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´╗┐Words to Remember: Ultrasound and Ankle and Physiotherapy


When it comes to taking care of joints, especially the ankle, ultrasound and ankle and physiotherapy all go hand in hand.

Twisting the ankle inward or outward in a sharp movement that causes the fibrous ligament bands to involuntarily stretch beyond their limit results in a sprained ankle. People suffering with a sprain ankle feel sharp pain, bleeding, see minor to significant swelling in the area, and are unable to put weight pressure on the leg.

The number of ankle sprains treated each year has risen drastically. Unfortunately, they are often under treated. Reoccurring ankle sprains can lead to "unstable" ankle, in which the joint becomes weak, feels loose, and can no longer support the person's weight. This is why ultrasound and ankle and physiotherapy are words to remember when someone sprains an ankle.

There are different degrees of a sprained ankle. A slight sprain, which comes from a slight turning, or tipping on the foot. Swelling isn't usually an issue, but the area feels sore and tender. The next is due to a partial tear to the ligaments. This is type of sprain is more common. There is light swelling and bruising with the patient feeling some discomfort when standing, or performing certain motions. The most serious contains a complete tear one or more ligaments resulting in extreme tenderness, bruising and swelling. The patient is unable to stand or move the ankle without significant pain.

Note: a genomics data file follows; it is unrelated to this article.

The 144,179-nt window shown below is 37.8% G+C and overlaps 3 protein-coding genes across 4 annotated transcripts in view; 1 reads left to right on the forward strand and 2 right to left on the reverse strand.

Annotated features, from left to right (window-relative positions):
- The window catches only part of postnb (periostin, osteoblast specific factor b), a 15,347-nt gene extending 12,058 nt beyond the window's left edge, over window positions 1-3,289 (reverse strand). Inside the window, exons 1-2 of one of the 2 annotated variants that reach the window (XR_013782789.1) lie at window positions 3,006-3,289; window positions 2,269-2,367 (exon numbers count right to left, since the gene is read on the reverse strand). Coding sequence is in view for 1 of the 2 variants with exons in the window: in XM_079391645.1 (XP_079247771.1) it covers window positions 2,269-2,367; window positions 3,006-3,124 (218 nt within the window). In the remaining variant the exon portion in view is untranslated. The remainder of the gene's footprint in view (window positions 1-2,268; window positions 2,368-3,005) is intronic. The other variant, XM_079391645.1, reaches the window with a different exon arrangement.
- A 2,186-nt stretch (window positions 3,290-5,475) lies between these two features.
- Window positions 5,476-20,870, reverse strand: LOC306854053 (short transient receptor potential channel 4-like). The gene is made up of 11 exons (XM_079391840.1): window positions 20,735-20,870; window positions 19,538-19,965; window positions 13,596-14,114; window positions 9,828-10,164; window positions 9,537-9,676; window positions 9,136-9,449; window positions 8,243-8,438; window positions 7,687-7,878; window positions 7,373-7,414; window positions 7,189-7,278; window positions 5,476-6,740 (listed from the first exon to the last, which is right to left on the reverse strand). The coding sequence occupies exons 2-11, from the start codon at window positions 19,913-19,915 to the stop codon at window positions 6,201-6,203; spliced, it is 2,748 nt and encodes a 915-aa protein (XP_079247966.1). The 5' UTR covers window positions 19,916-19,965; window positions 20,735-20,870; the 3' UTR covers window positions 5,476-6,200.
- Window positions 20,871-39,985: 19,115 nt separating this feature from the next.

Doctors and therapists use ultrasound and ankle and physiotherapy as part of a routine for diagnosing, treating and preventing further problems. A physiotherapist examines the ankle and may order an X-ray to be certain of no broken bones, or other underlying problems. Through physical therapy a patient learns small exercises important to keeping flexibility in the ankle and calf muscles to prevent stiffening and allow time for the ligaments in the ankle to heal properly. Patients are also taught movements and simple toe stretch techniques to aid in mobility while weight remains off the foot for healing.

Ultrasound, or Transcutaneous Electrical Nerve Stimulation (TENS), uses a mild electric pulse, which stimulates the inflicted area. This is often combined with heat to stimulate blood circulation to the damaged areas.

Some clinical studies combined ultrasound and ankle and physiotherapy together against using medication and placebos on patients. While some found no, or little change in rate of recovery, other studies found the use of ultrasound and physiotherapy to help significantly.

For more information, ask your physical therapist, or use a search engine, such as Google, with the keywords, "ultrasound and ankle and physiotherapy".

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